Asian stock markets rose on Tuesday after a record-setting day on Wall Street, while Bitcoin paused for breath after an overnight endorsement from Tesla Inc sent the cryptocurrency up 20%.
Oil also hit 13-month highs, helped by rising optimism about a return in fuel demand.
MSCI’s broadest index of Asia-Pacific shares outside Japan was last up 0.32 % at 721.53 after climbing as high as 730.16 late last month.
Korea was an early riser, up 0.92% while Chinese blue chips rose 0.49% and Hong Kong nudged up 0.24%.
Japan’s Nikkei .N225 was up 0.36% and e-mini futures for the S&P 500 were up 0.5%.
The early action came after another day of so-called reflation trades around the world, in which global markets bid up stocks, oil and gold while U.S. Treasury yields held near 11-month highs.
“Reflation on the back of U.S. fiscal stimulus and positive vaccine news remains the major theme for markets,” strategists at National Australia Bank wrote.
Expectations have been building that inflation would pick up as governments and central banks continue massive spending and easy money policies until officials are certain that their economies will recover from the coronavirus pandemic.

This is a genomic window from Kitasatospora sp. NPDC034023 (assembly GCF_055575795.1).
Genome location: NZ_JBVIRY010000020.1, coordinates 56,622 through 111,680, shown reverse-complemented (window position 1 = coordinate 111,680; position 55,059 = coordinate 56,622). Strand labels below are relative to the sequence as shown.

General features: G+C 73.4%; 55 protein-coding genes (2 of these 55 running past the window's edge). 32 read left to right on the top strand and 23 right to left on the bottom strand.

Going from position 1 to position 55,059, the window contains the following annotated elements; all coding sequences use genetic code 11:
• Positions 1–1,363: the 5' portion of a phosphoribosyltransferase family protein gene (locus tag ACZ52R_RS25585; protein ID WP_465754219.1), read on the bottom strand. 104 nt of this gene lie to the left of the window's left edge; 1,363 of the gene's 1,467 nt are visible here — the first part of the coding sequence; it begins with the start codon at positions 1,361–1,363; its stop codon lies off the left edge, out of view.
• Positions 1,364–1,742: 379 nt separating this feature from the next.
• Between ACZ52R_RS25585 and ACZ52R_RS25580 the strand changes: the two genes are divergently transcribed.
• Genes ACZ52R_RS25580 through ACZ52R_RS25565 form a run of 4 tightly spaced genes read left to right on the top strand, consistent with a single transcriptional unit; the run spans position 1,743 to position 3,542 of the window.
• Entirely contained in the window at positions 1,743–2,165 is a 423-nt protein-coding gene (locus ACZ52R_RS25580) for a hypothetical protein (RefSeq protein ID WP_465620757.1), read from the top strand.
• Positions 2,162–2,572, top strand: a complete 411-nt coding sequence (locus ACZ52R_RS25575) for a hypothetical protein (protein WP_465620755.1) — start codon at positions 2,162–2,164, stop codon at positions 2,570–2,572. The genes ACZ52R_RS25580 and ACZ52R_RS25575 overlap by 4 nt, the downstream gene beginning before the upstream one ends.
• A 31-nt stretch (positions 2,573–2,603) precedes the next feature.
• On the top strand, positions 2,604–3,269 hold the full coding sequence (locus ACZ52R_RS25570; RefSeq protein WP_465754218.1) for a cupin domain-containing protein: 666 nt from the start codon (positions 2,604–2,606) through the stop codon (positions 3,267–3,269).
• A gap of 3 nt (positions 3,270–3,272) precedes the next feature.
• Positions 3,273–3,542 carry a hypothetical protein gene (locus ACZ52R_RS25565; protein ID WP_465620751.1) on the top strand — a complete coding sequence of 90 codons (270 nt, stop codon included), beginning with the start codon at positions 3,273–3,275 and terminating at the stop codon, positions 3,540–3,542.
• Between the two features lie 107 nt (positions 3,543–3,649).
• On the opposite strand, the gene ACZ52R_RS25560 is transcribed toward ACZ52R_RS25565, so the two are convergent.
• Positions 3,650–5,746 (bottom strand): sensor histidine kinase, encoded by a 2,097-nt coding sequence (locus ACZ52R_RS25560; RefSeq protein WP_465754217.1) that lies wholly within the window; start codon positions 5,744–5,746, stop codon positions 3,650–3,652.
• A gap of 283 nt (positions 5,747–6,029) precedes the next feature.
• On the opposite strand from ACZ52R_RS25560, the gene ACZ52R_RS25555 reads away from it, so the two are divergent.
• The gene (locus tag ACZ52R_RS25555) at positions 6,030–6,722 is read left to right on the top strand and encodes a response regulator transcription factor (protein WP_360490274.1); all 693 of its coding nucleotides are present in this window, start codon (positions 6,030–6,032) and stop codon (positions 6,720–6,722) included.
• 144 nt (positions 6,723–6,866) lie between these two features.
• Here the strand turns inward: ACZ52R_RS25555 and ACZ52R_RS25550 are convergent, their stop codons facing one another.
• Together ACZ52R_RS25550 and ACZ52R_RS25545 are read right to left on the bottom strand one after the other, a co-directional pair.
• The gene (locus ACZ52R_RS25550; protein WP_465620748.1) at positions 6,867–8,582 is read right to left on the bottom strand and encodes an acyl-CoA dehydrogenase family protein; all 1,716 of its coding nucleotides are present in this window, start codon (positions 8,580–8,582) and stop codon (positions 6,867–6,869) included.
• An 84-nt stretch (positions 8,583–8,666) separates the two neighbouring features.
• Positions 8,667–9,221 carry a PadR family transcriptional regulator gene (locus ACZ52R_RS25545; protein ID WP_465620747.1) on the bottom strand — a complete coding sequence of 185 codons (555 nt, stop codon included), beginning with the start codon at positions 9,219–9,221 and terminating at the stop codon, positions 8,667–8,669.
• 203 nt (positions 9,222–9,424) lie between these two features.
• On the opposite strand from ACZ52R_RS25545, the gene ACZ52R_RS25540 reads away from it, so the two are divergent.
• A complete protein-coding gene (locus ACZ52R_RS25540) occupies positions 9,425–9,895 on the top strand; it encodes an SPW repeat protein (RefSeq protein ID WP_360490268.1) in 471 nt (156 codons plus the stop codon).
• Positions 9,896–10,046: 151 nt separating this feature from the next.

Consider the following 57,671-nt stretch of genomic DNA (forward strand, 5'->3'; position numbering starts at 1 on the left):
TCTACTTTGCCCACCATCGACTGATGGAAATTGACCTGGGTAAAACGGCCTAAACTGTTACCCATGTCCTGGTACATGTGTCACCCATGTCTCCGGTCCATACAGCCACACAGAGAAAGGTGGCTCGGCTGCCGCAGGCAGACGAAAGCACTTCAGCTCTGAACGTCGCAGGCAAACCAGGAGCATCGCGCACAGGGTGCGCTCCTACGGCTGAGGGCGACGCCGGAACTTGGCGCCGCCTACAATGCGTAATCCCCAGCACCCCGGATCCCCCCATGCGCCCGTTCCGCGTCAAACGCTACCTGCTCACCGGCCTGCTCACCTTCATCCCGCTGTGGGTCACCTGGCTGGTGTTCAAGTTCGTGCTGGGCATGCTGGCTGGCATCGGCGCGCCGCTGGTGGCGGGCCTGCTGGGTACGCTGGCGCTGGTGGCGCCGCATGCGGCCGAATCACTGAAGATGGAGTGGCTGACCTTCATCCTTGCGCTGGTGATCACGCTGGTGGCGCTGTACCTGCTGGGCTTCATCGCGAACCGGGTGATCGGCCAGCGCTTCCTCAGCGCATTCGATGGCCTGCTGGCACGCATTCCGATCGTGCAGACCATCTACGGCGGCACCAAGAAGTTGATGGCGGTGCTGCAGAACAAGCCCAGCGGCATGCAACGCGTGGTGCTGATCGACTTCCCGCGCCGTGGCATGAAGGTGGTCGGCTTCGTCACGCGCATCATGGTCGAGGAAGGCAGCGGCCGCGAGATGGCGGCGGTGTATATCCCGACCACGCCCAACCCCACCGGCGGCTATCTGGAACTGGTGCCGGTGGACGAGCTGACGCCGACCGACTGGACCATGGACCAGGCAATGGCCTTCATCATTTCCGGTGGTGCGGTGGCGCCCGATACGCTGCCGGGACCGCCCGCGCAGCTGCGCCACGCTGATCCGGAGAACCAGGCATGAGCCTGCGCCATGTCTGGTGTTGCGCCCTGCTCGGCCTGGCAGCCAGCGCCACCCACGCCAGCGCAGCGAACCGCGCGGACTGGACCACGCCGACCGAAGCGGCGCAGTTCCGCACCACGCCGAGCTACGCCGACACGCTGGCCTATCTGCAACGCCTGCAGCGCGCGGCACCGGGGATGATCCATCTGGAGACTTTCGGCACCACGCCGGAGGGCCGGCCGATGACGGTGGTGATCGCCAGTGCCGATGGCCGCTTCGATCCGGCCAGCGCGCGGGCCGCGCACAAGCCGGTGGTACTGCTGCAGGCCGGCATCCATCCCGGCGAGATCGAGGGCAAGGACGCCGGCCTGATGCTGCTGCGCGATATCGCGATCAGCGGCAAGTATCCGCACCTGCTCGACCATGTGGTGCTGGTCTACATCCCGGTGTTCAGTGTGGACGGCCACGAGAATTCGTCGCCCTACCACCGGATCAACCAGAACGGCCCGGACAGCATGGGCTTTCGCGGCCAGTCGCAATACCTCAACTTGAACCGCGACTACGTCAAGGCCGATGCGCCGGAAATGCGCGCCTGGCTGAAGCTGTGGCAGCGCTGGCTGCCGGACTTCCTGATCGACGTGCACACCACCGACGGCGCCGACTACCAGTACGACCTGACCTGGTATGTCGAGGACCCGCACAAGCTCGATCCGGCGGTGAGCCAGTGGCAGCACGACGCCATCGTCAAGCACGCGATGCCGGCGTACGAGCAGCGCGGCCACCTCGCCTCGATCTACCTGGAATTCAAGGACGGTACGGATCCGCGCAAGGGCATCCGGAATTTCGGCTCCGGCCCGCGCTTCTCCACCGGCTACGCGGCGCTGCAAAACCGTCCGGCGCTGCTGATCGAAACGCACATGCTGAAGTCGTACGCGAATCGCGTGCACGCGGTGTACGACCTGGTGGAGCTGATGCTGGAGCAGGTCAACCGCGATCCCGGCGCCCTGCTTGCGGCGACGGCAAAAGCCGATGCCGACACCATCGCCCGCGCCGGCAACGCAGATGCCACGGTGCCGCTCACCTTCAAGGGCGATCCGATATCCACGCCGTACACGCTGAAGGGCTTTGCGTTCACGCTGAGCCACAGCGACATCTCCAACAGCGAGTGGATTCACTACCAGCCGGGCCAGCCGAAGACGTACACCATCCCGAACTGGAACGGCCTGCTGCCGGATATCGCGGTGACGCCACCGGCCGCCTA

Wall Street reached all-time closing highs on Monday as the Nasdaq Composite added nearly 1% and the S&P 500 and the Dow Jones Industrial Average gained about 0.75%.
In more volatile cryptocurrency markets, Bitcoin briefly passed $47,000 for the first time, a 20% rise, before paring gains. It was last at $45,669.
Tesla Inc said overnight it had invested around $1.5 billion in the virtual currency and expects to accept it as payment for its cars in the future.
Justin d’Anethan, sales manager at digital asset company Diginex, said that so far most of the selling pressure in Asia had been absorbed.
“This morning, after over $1.2billion of leveraged shorts got liquidated, the usual sellers of crypto will probably think twice before dumping their coins,” d’Anethan said.
Oil prices continued to rise on Tuesday to 13-month highs.
Brent rose 33 cents, or 0.54%, U.S. West Texas Intermediate crude was at $58.34 a barrel, up 37 cents, or 0.64%.
“There is a sense that the glut of oil supply is disappearing more rapidly than anybody thought possible,” said Phil Flynn, senior analyst at Price Futures Group in Chicago. “There seems to be a paradigm shift in the market.”
Spot gold rose 0.37% to $1,837 an ounce as expectations of a large U.S. economic stimulus package bolstered its appeal as an inflation hedge.
Such expectations hit the dollar index , which dropped back on Tuesday after tripping at the end of last week on a weaker-than-expected jobs report. It was last down 0.091% at 90.868.
Against the yen, the dollar was down 0.12% at 105.10.